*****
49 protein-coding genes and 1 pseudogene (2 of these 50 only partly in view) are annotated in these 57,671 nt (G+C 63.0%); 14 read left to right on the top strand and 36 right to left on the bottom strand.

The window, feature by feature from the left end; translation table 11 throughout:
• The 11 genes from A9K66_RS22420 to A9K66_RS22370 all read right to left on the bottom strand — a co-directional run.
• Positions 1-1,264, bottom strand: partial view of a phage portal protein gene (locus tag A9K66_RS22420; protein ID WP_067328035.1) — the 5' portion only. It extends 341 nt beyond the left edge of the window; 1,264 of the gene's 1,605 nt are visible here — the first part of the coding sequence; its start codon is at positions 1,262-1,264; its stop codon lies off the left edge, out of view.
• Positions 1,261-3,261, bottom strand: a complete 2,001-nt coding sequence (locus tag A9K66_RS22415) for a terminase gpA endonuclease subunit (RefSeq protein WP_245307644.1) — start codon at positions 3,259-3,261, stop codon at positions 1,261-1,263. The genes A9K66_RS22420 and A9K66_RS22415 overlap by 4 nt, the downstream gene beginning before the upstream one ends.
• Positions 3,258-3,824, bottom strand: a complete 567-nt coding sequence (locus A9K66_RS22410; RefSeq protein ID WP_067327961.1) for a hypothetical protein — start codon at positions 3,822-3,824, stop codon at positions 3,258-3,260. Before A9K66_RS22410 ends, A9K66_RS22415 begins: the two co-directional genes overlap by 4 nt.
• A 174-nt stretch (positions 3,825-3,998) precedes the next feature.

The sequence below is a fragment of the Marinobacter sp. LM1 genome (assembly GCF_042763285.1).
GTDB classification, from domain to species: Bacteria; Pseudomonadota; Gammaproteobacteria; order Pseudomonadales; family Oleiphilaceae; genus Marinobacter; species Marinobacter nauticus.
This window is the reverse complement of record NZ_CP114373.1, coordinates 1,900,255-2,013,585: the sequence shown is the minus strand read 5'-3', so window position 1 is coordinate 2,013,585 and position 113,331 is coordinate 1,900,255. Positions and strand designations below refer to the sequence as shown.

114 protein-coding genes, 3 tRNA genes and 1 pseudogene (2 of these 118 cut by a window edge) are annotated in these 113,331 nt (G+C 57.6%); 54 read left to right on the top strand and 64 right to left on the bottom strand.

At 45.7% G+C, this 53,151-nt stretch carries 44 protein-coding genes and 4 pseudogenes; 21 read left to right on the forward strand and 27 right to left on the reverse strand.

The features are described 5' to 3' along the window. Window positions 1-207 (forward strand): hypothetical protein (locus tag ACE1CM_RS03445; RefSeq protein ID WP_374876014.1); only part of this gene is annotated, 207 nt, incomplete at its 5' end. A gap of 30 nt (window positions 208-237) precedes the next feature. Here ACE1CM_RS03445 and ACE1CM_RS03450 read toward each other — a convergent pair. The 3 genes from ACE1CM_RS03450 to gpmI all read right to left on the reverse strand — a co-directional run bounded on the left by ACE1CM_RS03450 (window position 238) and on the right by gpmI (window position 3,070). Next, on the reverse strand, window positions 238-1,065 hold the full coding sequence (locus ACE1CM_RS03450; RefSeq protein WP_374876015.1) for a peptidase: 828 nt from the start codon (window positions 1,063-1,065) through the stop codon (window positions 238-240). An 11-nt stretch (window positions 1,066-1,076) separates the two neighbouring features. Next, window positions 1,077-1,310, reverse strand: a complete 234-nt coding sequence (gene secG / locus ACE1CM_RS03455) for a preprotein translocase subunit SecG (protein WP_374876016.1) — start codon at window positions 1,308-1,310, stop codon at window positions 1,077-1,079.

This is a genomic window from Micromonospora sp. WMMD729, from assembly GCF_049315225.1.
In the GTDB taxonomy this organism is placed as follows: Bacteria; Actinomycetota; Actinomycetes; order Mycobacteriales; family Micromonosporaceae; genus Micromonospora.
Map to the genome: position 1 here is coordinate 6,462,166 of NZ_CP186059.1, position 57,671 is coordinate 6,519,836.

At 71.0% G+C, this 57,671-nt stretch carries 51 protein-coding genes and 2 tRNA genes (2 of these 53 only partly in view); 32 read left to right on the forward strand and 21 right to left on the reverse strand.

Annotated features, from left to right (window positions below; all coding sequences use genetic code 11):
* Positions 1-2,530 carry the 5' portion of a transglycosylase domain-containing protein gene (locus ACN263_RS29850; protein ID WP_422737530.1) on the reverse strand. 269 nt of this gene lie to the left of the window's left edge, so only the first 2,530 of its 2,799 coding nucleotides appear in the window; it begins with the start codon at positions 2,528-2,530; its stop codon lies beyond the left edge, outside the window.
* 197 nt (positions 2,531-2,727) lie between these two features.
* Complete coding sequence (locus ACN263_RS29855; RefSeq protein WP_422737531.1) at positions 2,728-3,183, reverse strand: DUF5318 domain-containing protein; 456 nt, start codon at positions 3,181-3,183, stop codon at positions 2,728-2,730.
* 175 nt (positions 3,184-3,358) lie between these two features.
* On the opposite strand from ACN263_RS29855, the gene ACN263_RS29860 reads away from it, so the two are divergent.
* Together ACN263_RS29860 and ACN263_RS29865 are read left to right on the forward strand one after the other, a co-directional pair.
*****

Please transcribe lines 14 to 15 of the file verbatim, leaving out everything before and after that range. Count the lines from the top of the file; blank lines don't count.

This is a genomic window from Micromonospora sp. WMMD729, from assembly GCF_049315225.1.
In the GTDB taxonomy this organism is placed as follows: Bacteria; Actinomycetota; Actinomycetes; order Mycobacteriales; family Micromonosporaceae; genus Micromonospora.